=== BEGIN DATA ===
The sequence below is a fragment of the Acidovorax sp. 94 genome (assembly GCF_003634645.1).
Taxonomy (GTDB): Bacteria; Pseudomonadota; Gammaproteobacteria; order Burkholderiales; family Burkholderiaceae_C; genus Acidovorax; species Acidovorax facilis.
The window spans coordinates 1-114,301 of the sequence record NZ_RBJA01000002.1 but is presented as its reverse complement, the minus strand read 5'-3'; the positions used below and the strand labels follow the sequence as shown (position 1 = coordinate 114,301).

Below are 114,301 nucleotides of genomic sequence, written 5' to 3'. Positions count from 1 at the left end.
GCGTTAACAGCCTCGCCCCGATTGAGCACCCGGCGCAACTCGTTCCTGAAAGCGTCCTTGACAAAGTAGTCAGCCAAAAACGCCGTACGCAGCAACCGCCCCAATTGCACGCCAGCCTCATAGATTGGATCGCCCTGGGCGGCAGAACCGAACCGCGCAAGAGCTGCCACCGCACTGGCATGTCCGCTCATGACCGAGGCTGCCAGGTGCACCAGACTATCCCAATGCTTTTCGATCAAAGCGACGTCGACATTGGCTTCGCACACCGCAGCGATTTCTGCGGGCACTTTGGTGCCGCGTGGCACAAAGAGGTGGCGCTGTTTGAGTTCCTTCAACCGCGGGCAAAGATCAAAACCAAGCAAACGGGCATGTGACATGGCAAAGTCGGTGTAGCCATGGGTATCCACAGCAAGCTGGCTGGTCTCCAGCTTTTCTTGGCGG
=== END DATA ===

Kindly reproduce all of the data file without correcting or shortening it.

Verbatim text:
The sequence below is a fragment of the Acidovorax sp. 94 genome (assembly GCF_003634645.1).
Taxonomy (GTDB): Bacteria; Pseudomonadota; Gammaproteobacteria; order Burkholderiales; family Burkholderiaceae_C; genus Acidovorax; species Acidovorax facilis.
The window spans coordinates 1-114,301 of the sequence record NZ_RBJA01000002.1 but is presented as its reverse complement, the minus strand read 5'-3'; the positions used below and the strand labels follow the sequence as shown (position 1 = coordinate 114,301).

Below are 114,301 nucleotides of genomic sequence, written 5' to 3'. Positions count from 1 at the left end.
GCGTTAACAGCCTCGCCCCGATTGAGCACCCGGCGCAACTCGTTCCTGAAAGCGTCCTTGACAAAGTAGTCAGCCAAAAACGCCGTACGCAGCAACCGCCCCAATTGCACGCCAGCCTCATAGATTGGATCGCCCTGGGCGGCAGAACCGAACCGCGCAAGAGCTGCCACCGCACTGGCATGTCCGCTCATGACCGAGGCTGCCAGGTGCACCAGACTATCCCAATGCTTTTCGATCAAAGCGACGTCGACATTGGCTTCGCACACCGCAGCGATTTCTGCGGGCACTTTGGTGCCGCGTGGCACAAAGAGGTGGCGCTGTTTGAGTTCCTTCAACCGCGGGCAAAGATCAAAACCAAGCAAACGGGCATGTGACATGGCAAAGTCGGTGTAGCCATGGGTATCCACAGCAAGCTGGCTGGTCTCCAGCTTTTCTTGGCGG